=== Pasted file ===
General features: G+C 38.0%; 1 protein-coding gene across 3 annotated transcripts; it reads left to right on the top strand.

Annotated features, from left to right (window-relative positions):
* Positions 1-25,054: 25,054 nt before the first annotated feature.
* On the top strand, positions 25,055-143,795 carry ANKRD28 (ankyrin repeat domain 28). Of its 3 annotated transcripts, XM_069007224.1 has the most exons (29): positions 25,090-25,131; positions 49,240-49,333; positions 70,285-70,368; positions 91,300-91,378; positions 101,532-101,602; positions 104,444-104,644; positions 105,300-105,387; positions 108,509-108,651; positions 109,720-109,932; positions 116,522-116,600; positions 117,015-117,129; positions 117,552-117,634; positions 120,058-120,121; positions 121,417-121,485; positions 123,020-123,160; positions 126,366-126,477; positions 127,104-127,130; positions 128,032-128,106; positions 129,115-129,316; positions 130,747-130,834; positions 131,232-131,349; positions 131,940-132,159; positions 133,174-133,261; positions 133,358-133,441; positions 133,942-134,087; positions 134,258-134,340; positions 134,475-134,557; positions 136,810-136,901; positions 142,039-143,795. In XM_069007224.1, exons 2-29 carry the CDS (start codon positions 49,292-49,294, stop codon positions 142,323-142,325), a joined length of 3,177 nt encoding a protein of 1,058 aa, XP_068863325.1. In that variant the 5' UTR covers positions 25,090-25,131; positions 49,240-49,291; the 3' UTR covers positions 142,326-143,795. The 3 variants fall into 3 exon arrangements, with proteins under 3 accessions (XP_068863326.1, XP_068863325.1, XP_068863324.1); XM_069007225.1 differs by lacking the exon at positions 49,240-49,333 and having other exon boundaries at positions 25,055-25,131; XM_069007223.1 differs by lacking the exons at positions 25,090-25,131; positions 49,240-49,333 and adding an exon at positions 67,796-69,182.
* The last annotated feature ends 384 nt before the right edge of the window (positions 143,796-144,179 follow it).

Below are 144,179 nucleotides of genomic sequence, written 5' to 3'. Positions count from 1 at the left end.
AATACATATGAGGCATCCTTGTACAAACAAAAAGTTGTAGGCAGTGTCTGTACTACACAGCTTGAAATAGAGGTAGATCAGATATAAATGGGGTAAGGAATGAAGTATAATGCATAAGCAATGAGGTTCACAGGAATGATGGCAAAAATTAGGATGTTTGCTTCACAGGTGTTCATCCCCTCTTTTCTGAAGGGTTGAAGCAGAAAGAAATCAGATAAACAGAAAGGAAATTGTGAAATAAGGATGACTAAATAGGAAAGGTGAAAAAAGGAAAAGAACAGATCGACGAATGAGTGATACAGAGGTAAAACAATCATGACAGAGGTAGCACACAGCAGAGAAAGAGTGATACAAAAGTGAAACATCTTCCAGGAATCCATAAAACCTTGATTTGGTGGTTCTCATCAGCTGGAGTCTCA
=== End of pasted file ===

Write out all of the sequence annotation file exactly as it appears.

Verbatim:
General features: G+C 38.0%; 1 protein-coding gene across 3 annotated transcripts; it reads left to right on the top strand.

Annotated features, from left to right (window-relative positions):
* Positions 1-25,054: 25,054 nt before the first annotated feature.
* On the top strand, positions 25,055-143,795 carry ANKRD28 (ankyrin repeat domain 28). Of its 3 annotated transcripts, XM_069007224.1 has the most exons (29): positions 25,090-25,131; positions 49,240-49,333; positions 70,285-70,368; positions 91,300-91,378; positions 101,532-101,602; positions 104,444-104,644; positions 105,300-105,387; positions 108,509-108,651; positions 109,720-109,932; positions 116,522-116,600; positions 117,015-117,129; positions 117,552-117,634; positions 120,058-120,121; positions 121,417-121,485; positions 123,020-123,160; positions 126,366-126,477; positions 127,104-127,130; positions 128,032-128,106; positions 129,115-129,316; positions 130,747-130,834; positions 131,232-131,349; positions 131,940-132,159; positions 133,174-133,261; positions 133,358-133,441; positions 133,942-134,087; positions 134,258-134,340; positions 134,475-134,557; positions 136,810-136,901; positions 142,039-143,795. In XM_069007224.1, exons 2-29 carry the CDS (start codon positions 49,292-49,294, stop codon positions 142,323-142,325), a joined length of 3,177 nt encoding a protein of 1,058 aa, XP_068863325.1. In that variant the 5' UTR covers positions 25,090-25,131; positions 49,240-49,291; the 3' UTR covers positions 142,326-143,795. The 3 variants fall into 3 exon arrangements, with proteins under 3 accessions (XP_068863326.1, XP_068863325.1, XP_068863324.1); XM_069007225.1 differs by lacking the exon at positions 49,240-49,333 and having other exon boundaries at positions 25,055-25,131; XM_069007223.1 differs by lacking the exons at positions 25,090-25,131; positions 49,240-49,333 and adding an exon at positions 67,796-69,182.
* The last annotated feature ends 384 nt before the right edge of the window (positions 143,796-144,179 follow it).

Below are 144,179 nucleotides of genomic sequence, written 5' to 3'. Positions count from 1 at the left end.
AATACATATGAGGCATCCTTGTACAAACAAAAAGTTGTAGGCAGTGTCTGTACTACACAGCTTGAAATAGAGGTAGATCAGATATAAATGGGGTAAGGAATGAAGTATAATGCATAAGCAATGAGGTTCACAGGAATGATGGCAAAAATTAGGATGTTTGCTTCACAGGTGTTCATCCCCTCTTTTCTGAAGGGTTGAAGCAGAAAGAAATCAGATAAACAGAAAGGAAATTGTGAAATAAGGATGACTAAATAGGAAAGGTGAAAAAAGGAAAAGAACAGATCGACGAATGAGTGATACAGAGGTAAAACAATCATGACAGAGGTAGCACACAGCAGAGAAAGAGTGATACAAAAGTGAAACATCTTCCAGGAATCCATAAAACCTTGATTTGGTGGTTCTCATCAGCTGGAGTCTCA